The areas that we’re in today, by definition won’t be the areas that we’re in tomorrow. And every auto decline that I record is an opportunity to pipeline it for when we are ready to do it or we do change our appetite or we have a solution to that sector. I’m building a process, but also storing that for future benefit is huge for us in terms of our long-term development.
Juan: Yeah, exactly. Let’s switch to Beazley Digital. I have been fascinated also by your journey in the last year or two setting up a whole new business unit. You’ve changed everything from processes to technology, you’ve got a different management board and board of directors – it’s quite incredible.
Perhaps you could give us a sense of why you set up Beazley Digital, what were you trying to achieve?
James: This might resonate with some of you that are in the incumbent or legacy organisations. We started the digital journey maybe seven years ago. We had pockets of digital trading going on across our organisation, some of it was working well and some of it wasn’t working so well.
But more importantly, the way we were showing up to our brokers was really inconsistent. We stepped back and thought we could do much better than this. That, on top of the fact that we had a fragmentation internally on efficiency points and we didn’t have a crisp enough focus on what SME means to Beazley in terms of taking those specialist products and making them work really well for small clients. So we took a bold decision to create a new division, carve out that SME business and place it there.
The bolder piece of that was making it completely cross-functional. A lot of us probably work in organisations that are broker or underwriter-led. We decided to have technology operations and underwriting in one team, they have shared goals and they work together on achieving outcomes. That’s probably one of the biggest challenges that we faced in the first six to eight months.
I realised quite quickly that whilst underwriting colleagues might have one idea of what success looks like, it’s quite different to how operations look at the same thing. Trying to get people to use the same language, and to be aligned to the same outcome was a massive challenge. And that was really the set-up phase.
We are now trading as a separate trading team at Beazley and we’re pursuing building up a $500 million business in the next three years.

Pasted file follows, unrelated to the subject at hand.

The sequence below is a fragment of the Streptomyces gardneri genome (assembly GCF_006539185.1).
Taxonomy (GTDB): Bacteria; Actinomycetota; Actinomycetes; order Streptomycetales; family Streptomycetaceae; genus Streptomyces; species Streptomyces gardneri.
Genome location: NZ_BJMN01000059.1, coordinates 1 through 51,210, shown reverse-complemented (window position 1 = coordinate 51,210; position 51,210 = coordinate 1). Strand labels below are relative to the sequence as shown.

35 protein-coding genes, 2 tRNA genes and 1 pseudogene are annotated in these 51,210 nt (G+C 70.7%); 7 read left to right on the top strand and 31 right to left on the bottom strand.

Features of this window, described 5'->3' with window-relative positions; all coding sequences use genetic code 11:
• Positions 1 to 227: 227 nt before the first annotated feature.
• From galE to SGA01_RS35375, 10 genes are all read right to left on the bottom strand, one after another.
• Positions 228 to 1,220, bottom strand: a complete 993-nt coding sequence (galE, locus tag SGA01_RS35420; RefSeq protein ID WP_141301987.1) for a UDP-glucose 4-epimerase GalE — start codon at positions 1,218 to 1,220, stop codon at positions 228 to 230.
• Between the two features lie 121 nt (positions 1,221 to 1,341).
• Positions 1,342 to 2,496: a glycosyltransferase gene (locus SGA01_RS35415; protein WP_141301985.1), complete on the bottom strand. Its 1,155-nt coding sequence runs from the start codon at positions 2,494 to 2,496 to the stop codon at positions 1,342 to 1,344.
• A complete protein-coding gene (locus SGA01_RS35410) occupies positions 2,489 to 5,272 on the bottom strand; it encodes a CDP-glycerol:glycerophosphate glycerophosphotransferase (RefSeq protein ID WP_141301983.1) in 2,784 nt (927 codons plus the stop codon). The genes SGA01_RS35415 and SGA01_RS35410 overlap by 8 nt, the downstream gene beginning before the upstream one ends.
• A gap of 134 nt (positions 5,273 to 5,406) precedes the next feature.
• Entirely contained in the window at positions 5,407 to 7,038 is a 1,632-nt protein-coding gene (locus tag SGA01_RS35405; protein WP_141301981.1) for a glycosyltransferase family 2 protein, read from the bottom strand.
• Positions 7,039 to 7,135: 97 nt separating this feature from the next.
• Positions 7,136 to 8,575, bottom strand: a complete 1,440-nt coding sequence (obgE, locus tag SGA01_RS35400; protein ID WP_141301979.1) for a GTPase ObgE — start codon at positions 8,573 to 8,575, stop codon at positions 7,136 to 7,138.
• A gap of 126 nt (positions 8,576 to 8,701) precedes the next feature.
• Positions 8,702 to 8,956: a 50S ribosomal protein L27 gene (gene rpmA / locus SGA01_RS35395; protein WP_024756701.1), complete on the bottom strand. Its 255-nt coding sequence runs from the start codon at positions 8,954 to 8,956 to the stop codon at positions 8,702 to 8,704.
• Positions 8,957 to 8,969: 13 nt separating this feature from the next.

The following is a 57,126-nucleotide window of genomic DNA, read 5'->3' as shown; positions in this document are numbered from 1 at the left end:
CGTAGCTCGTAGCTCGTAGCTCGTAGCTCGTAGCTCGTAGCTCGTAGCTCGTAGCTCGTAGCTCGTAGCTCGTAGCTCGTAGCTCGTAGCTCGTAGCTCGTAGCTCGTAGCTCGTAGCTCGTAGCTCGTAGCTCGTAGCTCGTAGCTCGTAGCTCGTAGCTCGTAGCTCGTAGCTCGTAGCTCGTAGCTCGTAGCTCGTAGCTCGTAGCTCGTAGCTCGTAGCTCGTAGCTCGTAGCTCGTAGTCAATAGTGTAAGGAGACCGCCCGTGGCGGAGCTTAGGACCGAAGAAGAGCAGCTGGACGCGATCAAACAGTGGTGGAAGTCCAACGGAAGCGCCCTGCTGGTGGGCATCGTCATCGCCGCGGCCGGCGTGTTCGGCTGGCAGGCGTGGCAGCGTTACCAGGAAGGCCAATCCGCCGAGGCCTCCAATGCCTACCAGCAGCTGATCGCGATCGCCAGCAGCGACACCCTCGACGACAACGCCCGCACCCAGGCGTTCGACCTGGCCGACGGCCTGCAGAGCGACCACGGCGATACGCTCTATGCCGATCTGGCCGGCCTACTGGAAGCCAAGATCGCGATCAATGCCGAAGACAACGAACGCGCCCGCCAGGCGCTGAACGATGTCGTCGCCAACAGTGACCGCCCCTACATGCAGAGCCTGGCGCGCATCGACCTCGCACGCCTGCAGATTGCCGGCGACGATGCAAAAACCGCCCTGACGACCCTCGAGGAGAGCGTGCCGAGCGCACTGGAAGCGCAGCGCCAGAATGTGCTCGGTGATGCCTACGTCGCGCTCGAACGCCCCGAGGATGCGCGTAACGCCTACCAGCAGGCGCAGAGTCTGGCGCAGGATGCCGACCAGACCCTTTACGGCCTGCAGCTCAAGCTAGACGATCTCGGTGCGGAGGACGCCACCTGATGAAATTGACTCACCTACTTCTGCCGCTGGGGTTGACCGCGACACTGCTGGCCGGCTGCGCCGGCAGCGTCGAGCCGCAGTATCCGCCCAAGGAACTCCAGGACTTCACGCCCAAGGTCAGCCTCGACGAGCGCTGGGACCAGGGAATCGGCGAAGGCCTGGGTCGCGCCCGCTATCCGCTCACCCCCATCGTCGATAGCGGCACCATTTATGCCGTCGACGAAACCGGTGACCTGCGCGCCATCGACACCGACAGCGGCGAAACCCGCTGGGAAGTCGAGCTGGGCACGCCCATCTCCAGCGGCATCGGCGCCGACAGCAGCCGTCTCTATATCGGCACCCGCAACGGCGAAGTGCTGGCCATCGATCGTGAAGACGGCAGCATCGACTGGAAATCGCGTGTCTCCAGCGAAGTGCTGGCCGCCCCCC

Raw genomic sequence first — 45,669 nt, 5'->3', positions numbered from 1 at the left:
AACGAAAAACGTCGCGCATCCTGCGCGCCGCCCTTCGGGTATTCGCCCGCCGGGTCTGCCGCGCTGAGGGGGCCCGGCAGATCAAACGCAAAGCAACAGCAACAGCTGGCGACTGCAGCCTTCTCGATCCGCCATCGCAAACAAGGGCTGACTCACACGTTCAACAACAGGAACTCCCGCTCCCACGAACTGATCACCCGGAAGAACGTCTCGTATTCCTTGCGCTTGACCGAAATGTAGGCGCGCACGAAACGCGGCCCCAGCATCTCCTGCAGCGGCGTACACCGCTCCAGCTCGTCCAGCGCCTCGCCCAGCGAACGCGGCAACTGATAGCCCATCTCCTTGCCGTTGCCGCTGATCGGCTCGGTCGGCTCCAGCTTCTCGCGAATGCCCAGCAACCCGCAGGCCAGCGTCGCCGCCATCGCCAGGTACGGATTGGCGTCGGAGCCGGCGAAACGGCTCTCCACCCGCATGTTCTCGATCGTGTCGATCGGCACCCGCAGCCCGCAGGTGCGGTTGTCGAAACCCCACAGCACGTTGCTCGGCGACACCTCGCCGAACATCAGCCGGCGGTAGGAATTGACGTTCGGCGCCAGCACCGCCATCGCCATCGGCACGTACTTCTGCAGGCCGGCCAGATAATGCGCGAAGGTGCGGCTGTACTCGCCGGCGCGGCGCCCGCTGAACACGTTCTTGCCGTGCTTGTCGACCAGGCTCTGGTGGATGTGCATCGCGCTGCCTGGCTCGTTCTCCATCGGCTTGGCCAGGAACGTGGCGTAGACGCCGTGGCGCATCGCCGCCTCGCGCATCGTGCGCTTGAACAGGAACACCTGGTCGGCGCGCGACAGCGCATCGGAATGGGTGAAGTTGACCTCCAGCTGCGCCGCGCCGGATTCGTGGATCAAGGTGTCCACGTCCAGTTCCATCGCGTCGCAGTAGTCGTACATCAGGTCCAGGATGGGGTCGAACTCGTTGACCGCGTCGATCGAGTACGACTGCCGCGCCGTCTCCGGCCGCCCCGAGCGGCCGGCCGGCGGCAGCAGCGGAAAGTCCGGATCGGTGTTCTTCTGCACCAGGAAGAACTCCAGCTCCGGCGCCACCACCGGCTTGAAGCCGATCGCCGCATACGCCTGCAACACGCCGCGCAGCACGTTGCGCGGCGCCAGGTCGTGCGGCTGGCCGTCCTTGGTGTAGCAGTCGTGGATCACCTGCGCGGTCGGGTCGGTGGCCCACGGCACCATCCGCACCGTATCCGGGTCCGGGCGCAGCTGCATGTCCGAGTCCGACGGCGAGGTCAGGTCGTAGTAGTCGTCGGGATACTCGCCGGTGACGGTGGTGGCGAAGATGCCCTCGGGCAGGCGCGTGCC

Juan: Which I’m sure you will do. Every time we talk about you having aligned all your teams against very specific goals and you do actually by using OKRs. I think one of those is 80% straight-through-processing within Beazley Digital which is the goal that goes back to efficient processing of those more homogeneous, simpler risks.
Perhaps you could share how does a new business workflow look like for products like cyber which is not easy to underwrite but it’s quite a high volume.
James: Yeah, sure. If you think about the workflow as a set of capabilities, it’s not dissimilar to how an underwriter thinks. You’ve got that first stage, getting the information about the risk. It could come from an application form, but increasingly it’s coming from other sources as well. We use a service called KYND, many of you may be familiar with it, a classic vulnerability scanning service. So bringing that data in, getting confidence in that data and then moving it further.
The next stage is around triaging that risk, and we’d love to win all business as well, but also we’re primarily targeted at writing profitable books of business. So that means carefully selecting risks. For example, if a client does not have an MFA solution, we would classify that as not an insurable risk. Now, we also incentivise to try and remediate that, so a big part of what we’re doing in that flow is providing back some degree of service. So we are not straight declining but we go back to them and let them know they’ve got a complication in their security hygiene. Once they resolve it and they come back to us. So that’s ingest, enrich and triage.